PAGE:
Solar Impulse 2 lands in New York City


Early Saturday morning, pilot André Borschberg landed the Solar Impulse 2 at New York’s John F Kennedy Airport. This was the completion of a flight that began the previous evening in the Lehigh Valley of Pennsylvania included a flyover of the iconic Statue of Liberty in New York harbor.

As part of the Solar Impulse’s stay in New York, the plane and the team were visited by UN Secretary-General Ban Ki-moon today. Additionally, 500 students representing the five boroughs of New York City will visit the plane on Wednesday.

Solar Impulse’s round-the-world flight began in Abu Dhabi in 2015. The journey suffered an eight-month delay last fall and winter due to the need to replace its lithium-ion batteries, which overheated on the five-day flight from Japan to Hawaii last July. During this leg of the trip, Borschberg set a world record for the longest manned flight with a single pilot, at three hours short of five days.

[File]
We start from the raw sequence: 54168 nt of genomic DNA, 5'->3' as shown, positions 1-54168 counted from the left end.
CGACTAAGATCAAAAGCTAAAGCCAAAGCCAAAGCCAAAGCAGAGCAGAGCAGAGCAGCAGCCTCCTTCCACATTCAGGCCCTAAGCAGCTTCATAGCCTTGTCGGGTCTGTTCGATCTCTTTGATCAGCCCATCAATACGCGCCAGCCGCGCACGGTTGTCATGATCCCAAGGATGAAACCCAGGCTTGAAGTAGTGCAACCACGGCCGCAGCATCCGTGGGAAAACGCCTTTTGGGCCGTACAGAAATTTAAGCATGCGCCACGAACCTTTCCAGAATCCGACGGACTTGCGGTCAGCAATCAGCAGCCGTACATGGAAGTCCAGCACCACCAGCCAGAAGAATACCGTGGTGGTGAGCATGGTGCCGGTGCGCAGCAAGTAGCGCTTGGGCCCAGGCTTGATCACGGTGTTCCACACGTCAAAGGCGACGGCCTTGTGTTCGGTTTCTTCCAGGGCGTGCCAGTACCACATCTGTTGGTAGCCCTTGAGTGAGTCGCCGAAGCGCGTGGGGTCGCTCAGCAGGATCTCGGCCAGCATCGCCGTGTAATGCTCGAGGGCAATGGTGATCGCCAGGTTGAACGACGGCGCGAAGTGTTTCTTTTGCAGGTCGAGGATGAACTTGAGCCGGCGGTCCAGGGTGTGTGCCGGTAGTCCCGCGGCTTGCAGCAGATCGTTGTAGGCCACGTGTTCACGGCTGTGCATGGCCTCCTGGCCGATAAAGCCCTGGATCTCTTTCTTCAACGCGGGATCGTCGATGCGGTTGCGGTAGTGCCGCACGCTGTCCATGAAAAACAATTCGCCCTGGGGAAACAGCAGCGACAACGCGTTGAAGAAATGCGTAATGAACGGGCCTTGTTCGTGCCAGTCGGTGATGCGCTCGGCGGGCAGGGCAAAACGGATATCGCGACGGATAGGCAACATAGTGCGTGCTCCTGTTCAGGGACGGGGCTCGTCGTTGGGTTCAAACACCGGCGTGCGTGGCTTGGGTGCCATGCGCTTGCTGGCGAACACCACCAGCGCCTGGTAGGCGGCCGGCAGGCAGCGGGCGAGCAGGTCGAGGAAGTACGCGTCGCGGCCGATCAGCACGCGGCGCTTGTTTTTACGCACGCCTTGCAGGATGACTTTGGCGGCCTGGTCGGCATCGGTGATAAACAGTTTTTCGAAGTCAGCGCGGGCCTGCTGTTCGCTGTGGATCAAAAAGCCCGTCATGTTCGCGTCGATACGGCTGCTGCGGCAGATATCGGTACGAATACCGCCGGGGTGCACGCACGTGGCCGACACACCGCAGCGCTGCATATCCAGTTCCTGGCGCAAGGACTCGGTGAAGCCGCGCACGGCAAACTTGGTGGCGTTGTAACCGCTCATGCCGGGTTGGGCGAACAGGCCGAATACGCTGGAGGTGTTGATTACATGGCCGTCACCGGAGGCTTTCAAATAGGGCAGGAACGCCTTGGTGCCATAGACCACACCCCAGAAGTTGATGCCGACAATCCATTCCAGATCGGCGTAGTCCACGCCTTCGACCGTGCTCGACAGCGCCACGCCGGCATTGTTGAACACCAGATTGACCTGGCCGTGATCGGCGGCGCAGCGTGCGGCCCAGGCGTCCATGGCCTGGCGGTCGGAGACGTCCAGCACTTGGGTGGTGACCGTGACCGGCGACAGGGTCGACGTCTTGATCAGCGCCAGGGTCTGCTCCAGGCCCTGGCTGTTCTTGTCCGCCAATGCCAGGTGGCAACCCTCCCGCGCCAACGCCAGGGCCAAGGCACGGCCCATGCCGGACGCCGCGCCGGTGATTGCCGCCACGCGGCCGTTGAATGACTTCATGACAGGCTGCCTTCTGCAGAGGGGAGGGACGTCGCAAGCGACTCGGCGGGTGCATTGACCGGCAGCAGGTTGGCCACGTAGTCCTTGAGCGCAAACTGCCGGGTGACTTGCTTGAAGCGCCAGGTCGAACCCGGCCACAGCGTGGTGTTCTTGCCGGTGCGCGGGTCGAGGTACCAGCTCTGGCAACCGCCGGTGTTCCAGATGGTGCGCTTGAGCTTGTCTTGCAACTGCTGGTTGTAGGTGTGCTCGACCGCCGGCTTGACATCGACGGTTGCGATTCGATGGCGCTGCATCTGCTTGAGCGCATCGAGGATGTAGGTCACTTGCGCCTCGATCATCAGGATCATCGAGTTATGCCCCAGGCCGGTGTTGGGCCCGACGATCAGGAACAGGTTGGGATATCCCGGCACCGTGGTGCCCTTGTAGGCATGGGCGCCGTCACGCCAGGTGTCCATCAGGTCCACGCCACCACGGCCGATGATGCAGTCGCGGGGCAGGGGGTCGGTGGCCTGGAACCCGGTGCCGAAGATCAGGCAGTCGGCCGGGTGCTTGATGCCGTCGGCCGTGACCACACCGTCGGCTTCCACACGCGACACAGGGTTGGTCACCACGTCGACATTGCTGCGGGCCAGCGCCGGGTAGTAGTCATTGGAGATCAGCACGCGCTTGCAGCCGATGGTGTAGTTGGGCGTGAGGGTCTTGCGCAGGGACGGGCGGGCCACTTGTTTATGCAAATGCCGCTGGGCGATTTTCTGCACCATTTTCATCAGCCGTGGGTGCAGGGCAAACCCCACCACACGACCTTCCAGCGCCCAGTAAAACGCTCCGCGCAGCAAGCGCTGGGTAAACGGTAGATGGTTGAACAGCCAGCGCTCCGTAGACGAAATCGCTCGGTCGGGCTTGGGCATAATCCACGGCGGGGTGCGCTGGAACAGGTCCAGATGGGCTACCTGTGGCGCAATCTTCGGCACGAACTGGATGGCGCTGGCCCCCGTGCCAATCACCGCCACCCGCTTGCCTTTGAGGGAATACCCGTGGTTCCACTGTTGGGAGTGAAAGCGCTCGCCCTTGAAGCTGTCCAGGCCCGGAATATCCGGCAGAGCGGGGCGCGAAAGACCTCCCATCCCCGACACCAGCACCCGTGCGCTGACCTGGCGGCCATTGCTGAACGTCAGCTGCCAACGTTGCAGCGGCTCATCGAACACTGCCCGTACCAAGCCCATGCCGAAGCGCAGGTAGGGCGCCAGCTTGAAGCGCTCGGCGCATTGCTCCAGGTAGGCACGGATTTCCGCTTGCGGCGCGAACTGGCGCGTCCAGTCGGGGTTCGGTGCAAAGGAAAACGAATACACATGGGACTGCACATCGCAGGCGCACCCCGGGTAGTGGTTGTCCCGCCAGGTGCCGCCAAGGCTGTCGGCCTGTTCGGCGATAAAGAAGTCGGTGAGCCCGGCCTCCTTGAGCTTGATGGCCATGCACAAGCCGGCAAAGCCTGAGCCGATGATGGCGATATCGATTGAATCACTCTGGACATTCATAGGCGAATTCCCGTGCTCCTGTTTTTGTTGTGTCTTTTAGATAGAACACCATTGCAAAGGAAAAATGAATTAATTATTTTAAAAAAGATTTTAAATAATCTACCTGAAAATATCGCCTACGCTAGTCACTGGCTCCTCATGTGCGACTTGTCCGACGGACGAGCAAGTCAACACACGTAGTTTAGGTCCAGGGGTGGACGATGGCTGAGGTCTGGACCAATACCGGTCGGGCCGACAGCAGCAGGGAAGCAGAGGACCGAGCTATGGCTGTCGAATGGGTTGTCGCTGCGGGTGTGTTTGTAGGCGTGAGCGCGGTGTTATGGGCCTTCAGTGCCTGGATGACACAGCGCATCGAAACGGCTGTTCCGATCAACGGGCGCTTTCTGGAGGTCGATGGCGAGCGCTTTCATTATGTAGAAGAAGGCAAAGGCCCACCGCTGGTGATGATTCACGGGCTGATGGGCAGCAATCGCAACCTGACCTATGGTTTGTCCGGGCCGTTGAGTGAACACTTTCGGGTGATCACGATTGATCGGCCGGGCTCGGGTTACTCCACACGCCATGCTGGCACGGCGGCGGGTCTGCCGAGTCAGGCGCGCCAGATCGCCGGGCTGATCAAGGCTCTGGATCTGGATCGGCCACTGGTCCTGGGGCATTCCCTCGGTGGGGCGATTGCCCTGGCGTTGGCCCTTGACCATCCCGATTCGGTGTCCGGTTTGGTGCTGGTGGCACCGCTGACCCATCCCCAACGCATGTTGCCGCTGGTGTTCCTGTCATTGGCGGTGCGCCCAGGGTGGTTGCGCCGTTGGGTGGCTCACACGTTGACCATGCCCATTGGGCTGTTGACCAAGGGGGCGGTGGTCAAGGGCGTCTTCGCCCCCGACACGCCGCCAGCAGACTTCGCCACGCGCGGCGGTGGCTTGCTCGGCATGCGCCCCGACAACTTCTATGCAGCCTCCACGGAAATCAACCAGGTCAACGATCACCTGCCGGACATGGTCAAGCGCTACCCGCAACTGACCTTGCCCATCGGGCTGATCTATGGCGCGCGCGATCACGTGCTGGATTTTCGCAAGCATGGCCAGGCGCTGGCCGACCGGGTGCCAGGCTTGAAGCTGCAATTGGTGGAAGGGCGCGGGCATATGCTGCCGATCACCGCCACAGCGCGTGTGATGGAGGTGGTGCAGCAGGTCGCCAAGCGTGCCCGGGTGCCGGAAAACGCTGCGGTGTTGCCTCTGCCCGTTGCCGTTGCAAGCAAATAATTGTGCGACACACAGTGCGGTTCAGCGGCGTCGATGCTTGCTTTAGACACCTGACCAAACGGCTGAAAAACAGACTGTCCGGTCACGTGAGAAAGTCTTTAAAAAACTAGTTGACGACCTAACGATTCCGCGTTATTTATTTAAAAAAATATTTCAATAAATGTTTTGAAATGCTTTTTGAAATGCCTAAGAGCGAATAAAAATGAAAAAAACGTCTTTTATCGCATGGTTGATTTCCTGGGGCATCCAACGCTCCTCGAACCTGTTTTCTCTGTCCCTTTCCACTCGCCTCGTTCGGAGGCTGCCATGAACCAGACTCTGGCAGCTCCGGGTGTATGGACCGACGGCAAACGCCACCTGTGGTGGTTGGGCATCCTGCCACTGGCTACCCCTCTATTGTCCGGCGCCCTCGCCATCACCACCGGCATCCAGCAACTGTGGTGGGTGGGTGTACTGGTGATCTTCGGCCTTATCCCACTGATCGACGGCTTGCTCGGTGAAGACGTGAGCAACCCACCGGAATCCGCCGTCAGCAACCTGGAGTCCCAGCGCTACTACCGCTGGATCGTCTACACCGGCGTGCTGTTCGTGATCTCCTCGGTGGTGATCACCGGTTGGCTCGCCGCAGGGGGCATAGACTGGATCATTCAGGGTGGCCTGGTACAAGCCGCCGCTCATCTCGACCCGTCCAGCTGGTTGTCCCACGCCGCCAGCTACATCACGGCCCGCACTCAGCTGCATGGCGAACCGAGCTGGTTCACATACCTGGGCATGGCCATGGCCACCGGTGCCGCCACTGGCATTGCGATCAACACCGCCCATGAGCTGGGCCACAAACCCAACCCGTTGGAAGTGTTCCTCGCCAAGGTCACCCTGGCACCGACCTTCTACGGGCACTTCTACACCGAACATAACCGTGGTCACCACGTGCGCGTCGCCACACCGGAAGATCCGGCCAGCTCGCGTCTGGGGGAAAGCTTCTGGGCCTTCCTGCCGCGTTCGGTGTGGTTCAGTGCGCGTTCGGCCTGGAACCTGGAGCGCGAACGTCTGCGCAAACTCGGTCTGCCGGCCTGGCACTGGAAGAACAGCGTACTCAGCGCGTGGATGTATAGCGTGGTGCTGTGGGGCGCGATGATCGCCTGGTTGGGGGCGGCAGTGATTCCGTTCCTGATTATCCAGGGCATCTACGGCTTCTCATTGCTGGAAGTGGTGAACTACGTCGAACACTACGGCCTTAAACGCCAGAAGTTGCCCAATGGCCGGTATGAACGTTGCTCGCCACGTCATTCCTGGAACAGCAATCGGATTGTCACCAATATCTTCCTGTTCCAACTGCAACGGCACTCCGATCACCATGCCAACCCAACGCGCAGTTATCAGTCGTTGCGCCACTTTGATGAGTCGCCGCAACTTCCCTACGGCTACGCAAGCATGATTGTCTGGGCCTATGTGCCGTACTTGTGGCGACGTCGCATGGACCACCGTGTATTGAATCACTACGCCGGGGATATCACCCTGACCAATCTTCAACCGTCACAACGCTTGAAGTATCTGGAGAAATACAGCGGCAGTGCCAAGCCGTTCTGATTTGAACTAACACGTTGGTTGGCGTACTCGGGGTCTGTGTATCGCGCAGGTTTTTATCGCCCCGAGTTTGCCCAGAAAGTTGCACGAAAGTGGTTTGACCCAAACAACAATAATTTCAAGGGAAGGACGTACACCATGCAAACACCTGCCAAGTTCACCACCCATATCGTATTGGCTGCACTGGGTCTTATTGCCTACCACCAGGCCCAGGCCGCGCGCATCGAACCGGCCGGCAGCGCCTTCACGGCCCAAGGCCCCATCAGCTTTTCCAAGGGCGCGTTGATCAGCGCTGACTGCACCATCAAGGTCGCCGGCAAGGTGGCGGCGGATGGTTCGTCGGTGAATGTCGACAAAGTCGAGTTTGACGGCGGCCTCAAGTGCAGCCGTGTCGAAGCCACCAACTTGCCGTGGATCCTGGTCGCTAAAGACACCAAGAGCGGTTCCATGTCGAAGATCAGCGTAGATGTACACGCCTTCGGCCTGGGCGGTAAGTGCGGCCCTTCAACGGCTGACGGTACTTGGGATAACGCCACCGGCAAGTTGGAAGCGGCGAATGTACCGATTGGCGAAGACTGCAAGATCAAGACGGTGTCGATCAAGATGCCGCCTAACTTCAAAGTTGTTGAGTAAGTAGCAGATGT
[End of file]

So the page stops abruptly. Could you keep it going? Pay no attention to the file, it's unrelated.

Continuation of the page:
The denomination "2" in the plane’s name clarifies that this is the second iteration of a solar-powered plane to be operated by the Solar Impulse team. The Solar Impulse 2 is designed to be able to fly for longer distances, with an additional 9 meters of wingspan, more PV cells, and nearly double the battery capacity.

From here, the Solar Impulse 2 plans to fly to either Western Europe or North Africa, with potential destinations in Ireland, France, Portugal, Spain or Morocco, on its way to Abu Dhabi. The team has also not given a time when it plans to depart.

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